Every time my UPS driver delivers another case of Making a Living Without a Job books, I am reminded that this idea almost didn’t happen. In fact, I was downright clueless about how big an idea it was.
Several months after I moved to Minneapolis, I discovered Open U, our local independent adult ed program. I thought this might be a good place to try out some ideas I had for seminars so I sent them a proposal. Making a Living was one of those ideas, but I didn’t think it was the biggest. Although I’d met a number of people in my new hometown who seemed intrigued by my joyfully jobless lifestyle, I suspected it was too radical to be popular. Maybe I’d do a session or two, I thought.
Thousands of seminar participants and tens of thousands of readers later, I am still astonished at how excited I get every time I walk into a meeting room to talk about my favorite subject. Helping others become self-employed has been a continuous source of joy and satisfaction for me.
So here’s a little secret about ideas: we can’t possibly know ahead of time which of our ideas are the real winners. The only way to find out is by putting them out into the world and seeing what happens.
Sometimes ideas arrive too early for the marketplace. Sometimes we discover when we try something out that it’s not as much fun as we thought it would be. Sometimes we don’t get the response we’d wanted, but still love the idea so much that we start looking for better ways of delivering it. It’s all a fascinating experiment.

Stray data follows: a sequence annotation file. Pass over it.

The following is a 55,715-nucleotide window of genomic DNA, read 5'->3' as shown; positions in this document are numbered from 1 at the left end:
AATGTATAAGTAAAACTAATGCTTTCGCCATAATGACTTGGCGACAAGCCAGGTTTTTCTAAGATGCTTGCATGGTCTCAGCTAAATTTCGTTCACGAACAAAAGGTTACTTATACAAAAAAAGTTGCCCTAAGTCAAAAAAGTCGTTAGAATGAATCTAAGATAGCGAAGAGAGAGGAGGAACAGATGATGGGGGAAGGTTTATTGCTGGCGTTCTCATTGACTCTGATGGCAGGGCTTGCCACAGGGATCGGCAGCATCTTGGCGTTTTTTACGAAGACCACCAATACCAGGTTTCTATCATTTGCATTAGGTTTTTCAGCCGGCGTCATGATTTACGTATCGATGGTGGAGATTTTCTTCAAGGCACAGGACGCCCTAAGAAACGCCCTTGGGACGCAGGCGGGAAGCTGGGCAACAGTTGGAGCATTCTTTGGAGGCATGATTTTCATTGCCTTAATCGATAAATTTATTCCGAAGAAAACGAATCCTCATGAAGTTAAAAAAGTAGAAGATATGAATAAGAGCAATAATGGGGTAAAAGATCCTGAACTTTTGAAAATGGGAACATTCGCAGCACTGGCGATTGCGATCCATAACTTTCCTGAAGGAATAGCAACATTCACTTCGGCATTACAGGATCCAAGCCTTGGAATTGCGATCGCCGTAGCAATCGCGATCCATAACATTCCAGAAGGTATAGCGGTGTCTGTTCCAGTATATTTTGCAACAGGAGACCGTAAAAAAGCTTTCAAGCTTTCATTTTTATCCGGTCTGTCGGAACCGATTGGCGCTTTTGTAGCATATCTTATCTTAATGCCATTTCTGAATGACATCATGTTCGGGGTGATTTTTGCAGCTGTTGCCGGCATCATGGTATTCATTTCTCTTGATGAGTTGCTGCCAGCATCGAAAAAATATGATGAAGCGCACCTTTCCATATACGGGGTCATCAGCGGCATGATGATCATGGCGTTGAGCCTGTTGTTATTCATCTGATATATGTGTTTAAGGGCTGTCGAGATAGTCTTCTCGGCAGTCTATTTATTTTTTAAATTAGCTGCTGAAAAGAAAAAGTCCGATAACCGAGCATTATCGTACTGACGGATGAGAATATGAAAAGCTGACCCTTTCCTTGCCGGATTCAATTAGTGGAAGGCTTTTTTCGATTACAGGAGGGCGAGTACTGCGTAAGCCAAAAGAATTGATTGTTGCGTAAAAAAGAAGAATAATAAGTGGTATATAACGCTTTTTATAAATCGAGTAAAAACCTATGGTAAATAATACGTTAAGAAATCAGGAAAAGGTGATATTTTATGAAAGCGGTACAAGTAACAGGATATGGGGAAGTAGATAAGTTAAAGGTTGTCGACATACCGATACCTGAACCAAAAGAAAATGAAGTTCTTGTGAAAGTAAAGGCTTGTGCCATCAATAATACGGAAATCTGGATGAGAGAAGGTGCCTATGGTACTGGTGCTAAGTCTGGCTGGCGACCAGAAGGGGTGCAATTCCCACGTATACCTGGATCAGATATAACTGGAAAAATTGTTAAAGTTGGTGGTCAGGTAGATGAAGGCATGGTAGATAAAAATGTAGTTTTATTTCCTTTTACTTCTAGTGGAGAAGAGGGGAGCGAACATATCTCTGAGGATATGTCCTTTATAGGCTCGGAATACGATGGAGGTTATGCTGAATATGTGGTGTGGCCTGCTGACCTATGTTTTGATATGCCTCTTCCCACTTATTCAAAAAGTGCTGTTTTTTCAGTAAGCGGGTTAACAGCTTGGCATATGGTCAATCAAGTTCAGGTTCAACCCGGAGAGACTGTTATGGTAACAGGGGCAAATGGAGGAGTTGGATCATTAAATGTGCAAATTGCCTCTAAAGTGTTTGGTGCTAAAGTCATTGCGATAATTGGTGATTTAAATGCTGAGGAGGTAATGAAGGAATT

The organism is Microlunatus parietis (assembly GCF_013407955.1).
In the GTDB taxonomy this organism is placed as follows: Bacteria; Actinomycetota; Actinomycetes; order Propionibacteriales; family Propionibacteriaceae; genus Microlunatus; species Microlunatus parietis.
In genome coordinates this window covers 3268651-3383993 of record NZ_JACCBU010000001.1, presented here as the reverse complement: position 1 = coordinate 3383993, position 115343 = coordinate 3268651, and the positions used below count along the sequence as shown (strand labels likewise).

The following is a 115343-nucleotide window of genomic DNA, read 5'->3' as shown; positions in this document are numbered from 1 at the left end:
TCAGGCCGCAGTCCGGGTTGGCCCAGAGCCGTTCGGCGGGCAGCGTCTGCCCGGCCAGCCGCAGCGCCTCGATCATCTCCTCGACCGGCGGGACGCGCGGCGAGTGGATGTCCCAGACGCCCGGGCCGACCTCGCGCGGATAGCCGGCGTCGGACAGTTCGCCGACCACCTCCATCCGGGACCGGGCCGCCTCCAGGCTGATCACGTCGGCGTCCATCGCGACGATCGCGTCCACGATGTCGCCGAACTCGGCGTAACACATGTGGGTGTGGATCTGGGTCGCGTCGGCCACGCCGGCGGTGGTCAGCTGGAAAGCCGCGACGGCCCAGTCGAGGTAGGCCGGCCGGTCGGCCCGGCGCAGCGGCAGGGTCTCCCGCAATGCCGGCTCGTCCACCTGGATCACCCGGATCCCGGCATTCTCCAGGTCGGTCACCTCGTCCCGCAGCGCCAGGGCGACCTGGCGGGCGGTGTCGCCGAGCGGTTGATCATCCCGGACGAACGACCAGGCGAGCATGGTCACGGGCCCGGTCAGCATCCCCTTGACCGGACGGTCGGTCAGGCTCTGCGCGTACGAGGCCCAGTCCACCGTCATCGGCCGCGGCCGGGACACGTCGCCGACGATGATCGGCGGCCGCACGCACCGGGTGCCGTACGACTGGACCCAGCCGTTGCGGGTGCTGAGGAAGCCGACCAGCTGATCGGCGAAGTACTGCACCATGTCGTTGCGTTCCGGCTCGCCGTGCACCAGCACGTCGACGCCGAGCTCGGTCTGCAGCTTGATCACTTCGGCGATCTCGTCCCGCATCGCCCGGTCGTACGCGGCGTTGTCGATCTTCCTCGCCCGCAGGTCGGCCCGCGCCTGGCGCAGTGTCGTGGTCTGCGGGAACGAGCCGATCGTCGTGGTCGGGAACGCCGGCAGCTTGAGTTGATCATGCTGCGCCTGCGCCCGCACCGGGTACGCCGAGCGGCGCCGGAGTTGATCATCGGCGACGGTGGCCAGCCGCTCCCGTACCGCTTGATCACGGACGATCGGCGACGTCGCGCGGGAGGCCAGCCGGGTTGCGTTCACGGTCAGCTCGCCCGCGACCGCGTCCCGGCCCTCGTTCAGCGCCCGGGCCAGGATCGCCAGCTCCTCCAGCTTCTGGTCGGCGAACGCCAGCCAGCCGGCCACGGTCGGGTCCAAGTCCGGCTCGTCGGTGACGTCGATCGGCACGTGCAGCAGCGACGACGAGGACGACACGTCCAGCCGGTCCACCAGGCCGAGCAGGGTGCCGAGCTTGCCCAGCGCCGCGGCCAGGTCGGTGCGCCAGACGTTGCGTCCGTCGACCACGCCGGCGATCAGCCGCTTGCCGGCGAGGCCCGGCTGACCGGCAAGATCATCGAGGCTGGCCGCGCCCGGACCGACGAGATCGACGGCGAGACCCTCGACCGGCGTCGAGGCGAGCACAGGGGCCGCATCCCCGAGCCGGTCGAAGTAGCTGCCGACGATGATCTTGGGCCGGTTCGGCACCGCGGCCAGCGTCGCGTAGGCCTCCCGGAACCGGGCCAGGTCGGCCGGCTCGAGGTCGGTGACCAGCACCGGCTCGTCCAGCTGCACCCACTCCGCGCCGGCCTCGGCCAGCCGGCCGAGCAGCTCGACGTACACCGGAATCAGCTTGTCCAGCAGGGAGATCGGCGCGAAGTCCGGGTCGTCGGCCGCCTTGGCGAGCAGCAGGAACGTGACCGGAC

We can’t know until we get into the game. It’s as simple as that. As Paul Hawken points out, “Owning a business and working for one are as different as chalk and cheese.” Surmising, fretting and musing about being an entrepreneur may be an interesting mental exercise, but it’s only by doing what an entrepreneur does that you can know what it’s really like.
I’m not the first person to discover this, of course. One of my favorite entrepreneurial role models was the late Dame Anita Roddick. Here’s what she had to say about her journey:
There are no rules or formulas for success. You just have to live it and do it. Knowing this gives us enormous freedom to experiment toward what we want. Believe me, it’s a crazy, complicated journey. It’s trial and error. It’s opportunism. It’s quite literally, “Let’s try lots of this stuff and see how it works.”
My thinking was forged in the 1960s and in those days I would rather have slit my wrists than work in a corporation. So we had no organizational chart, no one-year, five-year plan. What we did have was management by our common values.
Entrepreneurs want to create a livelihood from an idea that has obsessed them. Money will grease the wheels, but becoming a millionaire is not the aim of the true entrepreneur. In fact, most entrepreneurs I know don’t give a damn about the accumulation of money. What gets their juices going is seeing how far an idea can go.
And I only know one way for that to happen.
The brilliant Chris Brogan talks about Overnight Success and Excuses. Check it out.
This was a great article, but more than that, it’s topic almost made me fall out of my chair when I read paragraph two. Synchronicity is going to be my theme for the rest of the year! It’s a little freaky, but way cool. Can’t wait to tell you the story at Follow Through Camp.
This is great Barbara, I’ve coined the phrase “Make your life a laboratory” for similar reasons. Just love that Roddick quote. And I am glad you did pursue the joyfully jobless idea all the way!